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Rhetorical Darwinism : religion, evolution, and the scientific identity

Author: Thomas M Lessl
Publisher: Waco, Tex. : Baylor University Press, ©2012.
Series: Studies in rhetoric and religion, 11.
Edition/Format:   Print book : EnglishView all editions and formats
Summary:
Everything evolves, science tells us, including the public language used by scientists to sustain and perpetuate their work. Harkening back to the Protestant Reformation--a time when the promise of scientific inquiry was intimately connected with a deep faith in divine Providence--Thomas Lessl traces the evolving role and public identity of science in the West. As the Reformation gave way to the Enlightenment,  Read more...
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Material Type: Internet resource
Document Type: Book, Internet Resource
All Authors / Contributors: Thomas M Lessl
ISBN: 9781602584037 1602584036
OCLC Number: 733227795
Description: xxvi, 322 pages : illustrations ; 24 cm.
Contents: The social meaning of evolutionary science --
Francis Bacon and the scientific identity --
Science in God's bosom --
From two books to one --
The new Christianity --
Positivism in the world of Thomas Huxley --
Scientism scientized --
The continuing evolution of evolutionism and science's battle for the public mind.
Series Title: Studies in rhetoric and religion, 11.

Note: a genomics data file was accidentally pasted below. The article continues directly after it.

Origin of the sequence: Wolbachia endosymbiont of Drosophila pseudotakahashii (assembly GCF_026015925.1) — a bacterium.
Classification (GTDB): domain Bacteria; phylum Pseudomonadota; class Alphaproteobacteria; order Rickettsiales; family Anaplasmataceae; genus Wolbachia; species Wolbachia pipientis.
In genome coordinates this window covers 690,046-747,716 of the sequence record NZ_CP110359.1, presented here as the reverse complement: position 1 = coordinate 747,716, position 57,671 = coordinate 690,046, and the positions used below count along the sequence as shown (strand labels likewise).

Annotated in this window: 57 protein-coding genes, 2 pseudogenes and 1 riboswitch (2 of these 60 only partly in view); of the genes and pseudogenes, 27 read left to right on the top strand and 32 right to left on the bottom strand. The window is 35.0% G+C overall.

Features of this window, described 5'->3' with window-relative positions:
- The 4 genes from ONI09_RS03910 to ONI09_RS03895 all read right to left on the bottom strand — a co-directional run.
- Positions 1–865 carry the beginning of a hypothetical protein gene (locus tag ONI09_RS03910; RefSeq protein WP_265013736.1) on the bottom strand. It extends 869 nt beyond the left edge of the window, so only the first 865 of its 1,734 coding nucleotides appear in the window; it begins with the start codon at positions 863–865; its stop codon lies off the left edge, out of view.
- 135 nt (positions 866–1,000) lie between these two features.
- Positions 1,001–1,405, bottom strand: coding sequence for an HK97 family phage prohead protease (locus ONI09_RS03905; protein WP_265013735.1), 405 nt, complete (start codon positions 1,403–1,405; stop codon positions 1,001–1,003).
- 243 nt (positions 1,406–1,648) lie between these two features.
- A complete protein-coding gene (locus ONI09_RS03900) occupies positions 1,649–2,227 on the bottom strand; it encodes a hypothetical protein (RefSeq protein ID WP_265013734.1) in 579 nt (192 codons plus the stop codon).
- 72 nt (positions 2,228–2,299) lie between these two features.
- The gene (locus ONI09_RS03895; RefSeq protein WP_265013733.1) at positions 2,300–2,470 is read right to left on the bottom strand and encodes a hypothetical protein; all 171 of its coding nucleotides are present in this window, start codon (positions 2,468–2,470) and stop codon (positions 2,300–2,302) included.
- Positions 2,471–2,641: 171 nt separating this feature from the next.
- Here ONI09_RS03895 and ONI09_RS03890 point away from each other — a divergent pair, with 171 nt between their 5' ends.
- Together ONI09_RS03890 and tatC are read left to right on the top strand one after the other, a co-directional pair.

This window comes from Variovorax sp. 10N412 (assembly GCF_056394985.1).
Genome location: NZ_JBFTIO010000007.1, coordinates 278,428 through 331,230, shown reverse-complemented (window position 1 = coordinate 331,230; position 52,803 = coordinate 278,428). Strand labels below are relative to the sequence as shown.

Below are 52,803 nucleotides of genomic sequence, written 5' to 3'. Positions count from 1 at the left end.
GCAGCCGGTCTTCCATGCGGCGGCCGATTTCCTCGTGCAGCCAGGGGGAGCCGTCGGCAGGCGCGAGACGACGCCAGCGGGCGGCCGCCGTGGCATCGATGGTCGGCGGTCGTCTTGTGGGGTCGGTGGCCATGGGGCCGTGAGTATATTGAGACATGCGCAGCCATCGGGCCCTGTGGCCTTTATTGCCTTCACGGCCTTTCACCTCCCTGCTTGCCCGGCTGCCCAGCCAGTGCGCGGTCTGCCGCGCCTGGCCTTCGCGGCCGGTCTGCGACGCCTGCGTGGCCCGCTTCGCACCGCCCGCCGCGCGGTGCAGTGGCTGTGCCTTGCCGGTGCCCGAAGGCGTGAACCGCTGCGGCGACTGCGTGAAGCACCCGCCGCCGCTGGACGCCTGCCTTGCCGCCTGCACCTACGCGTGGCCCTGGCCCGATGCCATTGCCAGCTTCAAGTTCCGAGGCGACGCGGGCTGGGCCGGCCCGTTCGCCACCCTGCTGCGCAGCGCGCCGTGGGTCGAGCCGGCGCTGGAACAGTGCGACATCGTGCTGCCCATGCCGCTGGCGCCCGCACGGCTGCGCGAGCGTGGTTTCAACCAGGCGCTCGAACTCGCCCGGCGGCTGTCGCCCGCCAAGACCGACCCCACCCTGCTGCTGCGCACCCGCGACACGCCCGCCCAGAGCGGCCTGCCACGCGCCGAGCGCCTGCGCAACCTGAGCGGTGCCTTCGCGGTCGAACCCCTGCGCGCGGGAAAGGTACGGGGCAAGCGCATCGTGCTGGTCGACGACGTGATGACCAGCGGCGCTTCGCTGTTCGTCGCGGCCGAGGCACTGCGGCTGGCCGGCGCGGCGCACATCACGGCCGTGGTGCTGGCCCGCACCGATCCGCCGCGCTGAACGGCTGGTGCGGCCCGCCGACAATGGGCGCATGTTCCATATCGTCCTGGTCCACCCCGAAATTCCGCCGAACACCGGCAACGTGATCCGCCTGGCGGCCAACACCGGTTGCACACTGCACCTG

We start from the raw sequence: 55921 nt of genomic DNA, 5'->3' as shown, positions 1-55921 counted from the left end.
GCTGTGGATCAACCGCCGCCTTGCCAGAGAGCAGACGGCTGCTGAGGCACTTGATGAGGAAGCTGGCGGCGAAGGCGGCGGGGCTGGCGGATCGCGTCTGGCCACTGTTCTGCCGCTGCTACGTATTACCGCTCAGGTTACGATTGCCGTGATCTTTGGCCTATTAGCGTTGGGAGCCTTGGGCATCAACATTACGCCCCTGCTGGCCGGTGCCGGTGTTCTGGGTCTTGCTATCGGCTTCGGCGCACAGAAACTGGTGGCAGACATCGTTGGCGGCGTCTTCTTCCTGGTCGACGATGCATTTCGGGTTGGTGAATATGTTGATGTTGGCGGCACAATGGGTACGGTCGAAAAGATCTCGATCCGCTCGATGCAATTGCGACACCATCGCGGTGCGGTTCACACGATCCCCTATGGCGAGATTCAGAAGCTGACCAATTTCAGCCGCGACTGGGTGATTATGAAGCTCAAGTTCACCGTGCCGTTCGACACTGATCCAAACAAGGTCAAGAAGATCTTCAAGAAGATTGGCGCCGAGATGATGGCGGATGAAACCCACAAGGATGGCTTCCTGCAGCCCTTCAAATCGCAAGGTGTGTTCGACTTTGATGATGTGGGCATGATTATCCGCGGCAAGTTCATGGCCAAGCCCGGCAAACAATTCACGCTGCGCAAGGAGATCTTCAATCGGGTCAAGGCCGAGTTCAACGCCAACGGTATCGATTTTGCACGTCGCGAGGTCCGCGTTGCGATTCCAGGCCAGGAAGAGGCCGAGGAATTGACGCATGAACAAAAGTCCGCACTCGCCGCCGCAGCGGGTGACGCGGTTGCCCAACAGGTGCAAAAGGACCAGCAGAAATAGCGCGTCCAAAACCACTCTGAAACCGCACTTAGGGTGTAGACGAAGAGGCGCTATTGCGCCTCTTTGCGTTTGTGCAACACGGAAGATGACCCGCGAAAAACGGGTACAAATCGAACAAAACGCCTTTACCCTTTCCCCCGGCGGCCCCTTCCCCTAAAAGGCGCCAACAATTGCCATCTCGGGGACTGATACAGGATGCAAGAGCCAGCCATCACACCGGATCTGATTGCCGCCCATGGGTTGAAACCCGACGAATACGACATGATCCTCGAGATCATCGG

Responsibility: Thomas M. Lessl.

Abstract:

Everything evolves, science tells us, including the public language used by scientists to sustain and perpetuate their work. Harkening back to the Protestant Reformation--a time when the promise of scientific inquiry was intimately connected with a deep faith in divine Providence--Thomas Lessl traces the evolving role and public identity of science in the West. As the Reformation gave way to the Enlightenment, notions of Providence evolved into progress. History's divine plan could now be found in nature, and scientists became history's new prophets. With Darwin and the emergence of evolutionary science, progress and evolution collapsed together into what Lessl calls "evolutionism," and the grand scientific identity was used to advance science's power into the world. In Rhetorical Darwinism, Lessl analyzes the descent of these patterns of scientific advocacy from the world of Francis Bacon into the world of Thomas Huxley and his successors. In the end, Lessl proposes that Darwin's power to fuel the establishment of science within the Western social milieu often turns from its scientific course.--From publisher description.

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